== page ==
Tuesday, August 11, 2009

More lost in translation

I am endlessly amused -- and frustrated working in two languages, only one of which I know. And this summer has been no different.

Translators are always walking in -- usually while I'm deep in copy -- and asking for advice:

"What's the word for a pregnant cow?" Boki asked the other day. 

Apparently my language is not as expressive as yours about bovine birth, I responded.

"What is an insult you'd use against a shepherd?" he wanted to know the other day.

I've never personally insulted a shepherd, or even knew one, I had to say, What was the offense he committed, but in general "sheep-f...er" might fit the bill.

"Fit the bill?"

You have to be careful about idioms in a two-language office.

And spelling can cause colorful confusion.

A reporter wrote an email recently about a story she was working on involving "tri gay." Mmm, the Americans pondered, they've gone beyond bisexual here. She actually mean "the third guy."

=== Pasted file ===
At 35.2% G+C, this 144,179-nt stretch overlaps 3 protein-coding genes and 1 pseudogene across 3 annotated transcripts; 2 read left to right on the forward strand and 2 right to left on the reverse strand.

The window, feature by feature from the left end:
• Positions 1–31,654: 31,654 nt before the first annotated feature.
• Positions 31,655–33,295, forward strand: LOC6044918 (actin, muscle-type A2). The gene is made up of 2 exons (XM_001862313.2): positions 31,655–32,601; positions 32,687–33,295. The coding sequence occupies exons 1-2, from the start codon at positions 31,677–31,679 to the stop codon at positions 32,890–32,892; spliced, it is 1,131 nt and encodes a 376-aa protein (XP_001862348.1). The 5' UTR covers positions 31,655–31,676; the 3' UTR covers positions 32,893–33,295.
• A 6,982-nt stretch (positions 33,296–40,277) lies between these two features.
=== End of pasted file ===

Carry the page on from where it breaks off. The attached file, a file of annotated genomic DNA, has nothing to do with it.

Miranda our editorial researcher recently complimented a blog post of mine as very funny but "a big obscene dough." I imagined a large Pillsbury Dough Boy flashing us before I figured out she meant -- A bit obscene, though."

As always, non-native speakers come up wit the best English. Candidate for this summer: 

Tampoos for those things women need once a month that like shampoo do help keep you clean.

John, our new American editor here, is as amused as I by the translated copy we get from our regional reporters outside BiH. He gets a laugh reciting his favorite start to a story about gambling casinos which is a description of a bouncer:

"He has hands big like jackhammers to knock down walls with," the story colorfully detailed.

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